Teachings of Virtual Violence

Dariela Aquique

In a youth computer club.

HAVANA TIMES — Opportunities for playing games on the Internet are becoming more numerous, with the fastest growing categories being those directed at children and teenagers.

The world of video gaming has attracted people of all ages, but children seem to be the ones who have the most fun in this virtual world of competitions as they challenge their friends to see who can get the highest score.

What is becoming increasingly frequent is criticism in the international media concerning the harmful impact on younger children of these games, whose content is typically war or violence, such as with the famous 3D commando games.

Here in Cuba, children actively involve themselves in this type of entertainment, but whenever we hear about these videos games in the news, it always seems they’re referring to some foreign phenomenon, something happening elsewhere.

We see classic lines like: “The evils of the capitalist world are suggesting to youth a universe filled with horror and sensationalism.”

Interactive.

Such sharp criticism of those societies contrasts with the software developed in institutions in our country through UCI (the University of Computer Sciences) and virtual games created for our children. The games designed here are aimed at improving the quality of learning and intellectual development while serving as entertainment at the same time.

These programs are part of the “Jovenes Club de Computacion” (Youth Computer Clubs) that exist nationwide. Special hours are scheduled so that children can play games at these facilities, where supposedly the Cuban games are the only options available to them – since it would be impossible for any kid here on the island to download a virtual game from the Internet.

But nothing that is online is unreachable, since there will always be those who are ingenious enough to succeed at finding a way to obtain these games, which of course make it into the hands of those who covet them the most.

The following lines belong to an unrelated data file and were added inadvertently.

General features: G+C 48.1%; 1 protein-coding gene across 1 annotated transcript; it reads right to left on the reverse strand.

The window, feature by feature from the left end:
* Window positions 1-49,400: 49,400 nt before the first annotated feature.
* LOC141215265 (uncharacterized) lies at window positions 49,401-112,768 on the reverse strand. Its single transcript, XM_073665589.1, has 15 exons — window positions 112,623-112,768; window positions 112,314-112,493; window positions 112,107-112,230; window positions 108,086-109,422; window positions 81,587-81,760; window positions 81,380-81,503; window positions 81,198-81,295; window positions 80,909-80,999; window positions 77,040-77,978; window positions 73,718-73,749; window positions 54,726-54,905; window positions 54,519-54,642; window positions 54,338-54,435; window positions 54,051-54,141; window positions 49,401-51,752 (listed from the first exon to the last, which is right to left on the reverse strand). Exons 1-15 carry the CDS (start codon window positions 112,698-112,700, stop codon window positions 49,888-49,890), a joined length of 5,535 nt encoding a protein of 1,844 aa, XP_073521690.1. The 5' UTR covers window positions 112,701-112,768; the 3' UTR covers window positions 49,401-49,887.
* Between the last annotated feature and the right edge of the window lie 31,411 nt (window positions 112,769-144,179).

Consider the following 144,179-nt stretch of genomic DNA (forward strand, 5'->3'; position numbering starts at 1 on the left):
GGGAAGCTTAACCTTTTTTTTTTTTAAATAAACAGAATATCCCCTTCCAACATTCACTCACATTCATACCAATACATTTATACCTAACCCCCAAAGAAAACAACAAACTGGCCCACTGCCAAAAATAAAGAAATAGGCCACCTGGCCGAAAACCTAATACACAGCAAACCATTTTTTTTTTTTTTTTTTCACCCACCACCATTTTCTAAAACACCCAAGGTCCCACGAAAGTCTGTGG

Consequently, now we find children and their friends going around with USB flash drives packed with virtual games, with commando and interactive 3D games being the most common.

Those kids who don’t have computers at home (the majority) go to the computer clubs, where they stick those flash drives into USB ports and begin playing. There they find members of the Russian mafia or they enter into military actions in the Middle East as ground soldiers or bombers fighting against the most heartless terrorists.

All of this is outside the control of the world of adults, whether it be those in charge of the youth clubs, teachers and administrators, parents or the media (whose campaign against this gratuitous mayhem falls on deaf ears).

The sad reality is that Cuban children too are immersed in this grim world of virtual gaming, where they are unable to avoid these teachings modeled around virtual violence.

Dariela Aquique

Dariela Aquique: I remember my years as a high school student, especially that teacher who would interrupt the reading of works and who with surprising histrionics spoke of the real possibilities of knowing more about the truth of a country through its writers than through historical chronicles. From there came my passion for writing and literature. I had excellent teachers (sure, those were not the days of the Fast-track Teachers) and extemporization and the non-mastery of subjects was not tolerated. With humble pretenses, I want to contribute to revealing the truth about my country, where reality always overcomes fiction, but where a novel style shrouds its existence.


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